Aitolampi Drilling Results Update

The information contained within this announcement is deemed to constitute inside information as stipulated under the Market Abuse Regulations ("MAR") (EU) No. 596/2014. Upon the publication of this announcement, this inside information is now considered to be in the public domain. 

For the purposes of MAR and Article 2 of Commission Implementing Regulation (EU) 2016/1055, this announcement is being made on behalf of Kurt Budge, Chief Executive Officer. 

23 March 2018

Beowulf (AIM: BEM; Aktietorget: BEO), the mineral exploration and development company, focused on the Kallak magnetite iron ore project and the Åtvidaberg polymetallic exploration licence in Sweden, and its graphite portfolio in Finland, is pleased to announce preliminary drilling results for its latest drilling campaign at its Aitolampi graphite project in Finland. Aitolampi is part of the Company’s 100 per cent owned Exploration Permit Pitkäjärvi 1.

Highlights: 

  •  10 holes have been completed and 1577.6 metres (“m”) have been diamond drilled.
  •  Longest hole drilled, AITDD18014, was 235.3m, and intercepted a total length of graphite mineralisation of 127.4m, including a single intercept of 44.9m. Mineralisation started 24.4m from the collar. This hole tested all three conductive zones including the north-western strike extension of the higher-grade parallel graphite zones intersected in hole AITDD17006 in last year’s drilling programme.
  •  Longest single intercept of graphite mineralisation, in hole AITDD18015, was 99.4m. Total hole length was 150.0m and mineralisation started at 20.7m from the collar.
  •  Infill drilling has confirmed the continuity of graphite mineralisation between holes drilled in the 2017 drilling programme.
  •  Several holes proved mineralisation down-dip from graphite intersected in 2017 and intersected wide mineralised zones along strike and down-dip for some of the previously identified higher grade mineralised zones. 
  •  Drilling shows that mineralisation has a strike length of at least 350m along the main conductive zone (the main electro-magnetic (“EM”) anomaly extends for 700m).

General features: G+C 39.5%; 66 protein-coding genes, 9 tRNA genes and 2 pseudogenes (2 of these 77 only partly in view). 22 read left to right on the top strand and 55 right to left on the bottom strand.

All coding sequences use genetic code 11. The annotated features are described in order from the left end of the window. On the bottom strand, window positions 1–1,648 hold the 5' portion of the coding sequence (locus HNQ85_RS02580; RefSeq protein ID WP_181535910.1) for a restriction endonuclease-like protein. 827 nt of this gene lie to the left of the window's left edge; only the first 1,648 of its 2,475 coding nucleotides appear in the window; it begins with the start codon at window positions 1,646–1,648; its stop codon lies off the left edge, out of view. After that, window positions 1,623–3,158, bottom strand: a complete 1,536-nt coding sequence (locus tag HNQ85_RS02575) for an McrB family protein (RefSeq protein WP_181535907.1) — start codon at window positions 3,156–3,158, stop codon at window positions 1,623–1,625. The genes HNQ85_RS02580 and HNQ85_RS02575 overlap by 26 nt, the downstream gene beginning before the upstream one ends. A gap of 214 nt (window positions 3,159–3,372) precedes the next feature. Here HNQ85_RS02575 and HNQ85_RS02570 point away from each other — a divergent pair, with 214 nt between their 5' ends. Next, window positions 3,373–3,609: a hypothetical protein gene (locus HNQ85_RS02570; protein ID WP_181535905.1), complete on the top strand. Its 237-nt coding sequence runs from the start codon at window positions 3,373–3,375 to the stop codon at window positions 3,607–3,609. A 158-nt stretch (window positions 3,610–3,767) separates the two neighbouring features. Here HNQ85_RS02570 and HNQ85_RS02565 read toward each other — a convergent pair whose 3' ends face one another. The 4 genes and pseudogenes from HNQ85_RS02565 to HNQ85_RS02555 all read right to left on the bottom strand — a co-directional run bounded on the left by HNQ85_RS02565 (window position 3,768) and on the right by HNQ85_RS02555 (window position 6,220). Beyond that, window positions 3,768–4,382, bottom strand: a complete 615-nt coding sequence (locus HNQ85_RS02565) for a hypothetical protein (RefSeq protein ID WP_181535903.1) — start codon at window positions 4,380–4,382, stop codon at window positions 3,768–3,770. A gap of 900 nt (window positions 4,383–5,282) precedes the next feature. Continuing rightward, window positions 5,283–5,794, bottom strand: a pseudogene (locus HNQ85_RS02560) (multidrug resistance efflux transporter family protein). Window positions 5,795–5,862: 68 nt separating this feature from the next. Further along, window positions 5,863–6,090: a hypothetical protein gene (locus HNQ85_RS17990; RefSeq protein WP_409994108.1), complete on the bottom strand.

•  For the two parallel higher-grade zones previously identified, mineralisation has a strike length of at least 150m (the two parallel conductive zones extend for 300m and 250m).
  •  Mineralisation for all zones remains open along strike and at depth.
  •  Within the Company’s Pitkäjärvi licence area, several extensive EM conductors, associated with graphite observed in surface outcrops, have yet to be drilled, are prospective for graphite mineralisation, and offer potential upside.
  •  The Company's geologists have completed core logging for all holes, and samples have been sent to ALS Minerals in Finland for assay. All samples will be assayed for Graphitic Carbon (C-IR18), Total Carbon (C-IR07) and Total Sulphur (S-IR08).
  •  A map showing the positions of drill holes, assays and EM conductors can be viewed at the following link:

http://beowulfmining.com/wp-content/uploads/2018/03/BEM_aitolampi_drill_plan_map.jpg 

Kurt Budge, CEO, commented:

Thanks to the rapid progress of our local Finnish contractor, Northdrill Oy, we’ve been able to complete the latest drilling campaign at Aitolampi in one month.

“Now, we wait for assays, but once we have those, and with the information obtained from our 2017 drilling, we hope to produce a maiden resource estimate for Aitolampi (JORC Code 2012 edition) in Q2 2018.

“Thereafter, we will look to start a Scoping Study and baseline environmental studies, and more closely assess how we can expedite an application for a mining permit and leverage the growing enthusiasm for battery minerals in the Nordic region.

“We look forward to updating shareholders on our progress in due course.”

2018 Drilling

The 2018 drilling programme supports our objectives of defining a maiden resource, following the guidelines of the JORC Code 2012 edition, and conducting a Scoping Study.

Drill Results:

*Lengths in metres, and mineralised intercepts are the down-hole widths and are not the true widths.

Drill Hole  Total length of drill hole  Initial graphite intersection - depth from collar  Total observed graphite intersection  *Maximum individual graphite intersection  Targets 
AITDD18009  162.1  76.4  40.3  38.4  Down-dip AITDD17001 and AITDD17007, Main Conductive Zone 
AITDD18010  119.8  57.7  49.0  38.8  Down-dip AITDD17002 and AITDD17008, Main Conductive Zone 
AITDD18011  78.3  19.4  43.2  26.4  Infill between AITDD17003 and AITDD17004, Main Conductive Zone 
AITDD18012  133.4  8.0  70.3  45.2  Down-dip AITDD18011, Main Conductive Zone, 50m NW strike extension from AITDD17005 of Parallel Conductive Zone 1 
AITDD18013  135.9  4.6  66.4  25.3  Infill between AITDD17003 and AITDD18011/12, Main Conductive Zone, 50m NW strike extension from AITDD18012 of Parallel Conductive Zone 1 
AITDD18014  235.3  24.4  127.4  44.9  Down-dip AITDD17003, Main Conductive Zone, 50m NW strike extension from AITDD18013 of Parallel Conductive Zone 1, 50m NW strike extension from AITDD17006 of Parallel Conductive Zone 2